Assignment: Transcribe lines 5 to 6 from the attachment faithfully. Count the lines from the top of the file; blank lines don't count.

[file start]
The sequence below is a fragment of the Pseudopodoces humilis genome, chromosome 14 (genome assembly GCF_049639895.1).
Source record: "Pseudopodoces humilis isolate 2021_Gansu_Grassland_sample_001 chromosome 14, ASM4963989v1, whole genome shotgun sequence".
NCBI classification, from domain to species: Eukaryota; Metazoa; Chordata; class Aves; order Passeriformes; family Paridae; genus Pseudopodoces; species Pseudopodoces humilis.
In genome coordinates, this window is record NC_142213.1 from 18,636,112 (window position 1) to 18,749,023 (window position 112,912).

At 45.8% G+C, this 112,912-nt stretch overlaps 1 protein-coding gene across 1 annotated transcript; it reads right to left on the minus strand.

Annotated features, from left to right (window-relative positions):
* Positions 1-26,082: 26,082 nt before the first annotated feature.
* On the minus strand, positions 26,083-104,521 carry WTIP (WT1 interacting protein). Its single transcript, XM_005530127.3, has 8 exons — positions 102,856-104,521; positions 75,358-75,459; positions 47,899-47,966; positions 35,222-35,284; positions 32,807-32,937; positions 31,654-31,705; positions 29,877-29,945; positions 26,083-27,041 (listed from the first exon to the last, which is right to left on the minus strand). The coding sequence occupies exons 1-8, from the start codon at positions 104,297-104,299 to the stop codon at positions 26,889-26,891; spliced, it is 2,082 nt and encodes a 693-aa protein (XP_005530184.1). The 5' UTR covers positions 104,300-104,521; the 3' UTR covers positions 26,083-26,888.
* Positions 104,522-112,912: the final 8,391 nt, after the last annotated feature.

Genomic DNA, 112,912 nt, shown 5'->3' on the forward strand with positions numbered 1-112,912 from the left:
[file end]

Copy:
At 45.8% G+C, this 112,912-nt stretch overlaps 1 protein-coding gene across 1 annotated transcript; it reads right to left on the minus strand.

Annotated features, from left to right (window-relative positions):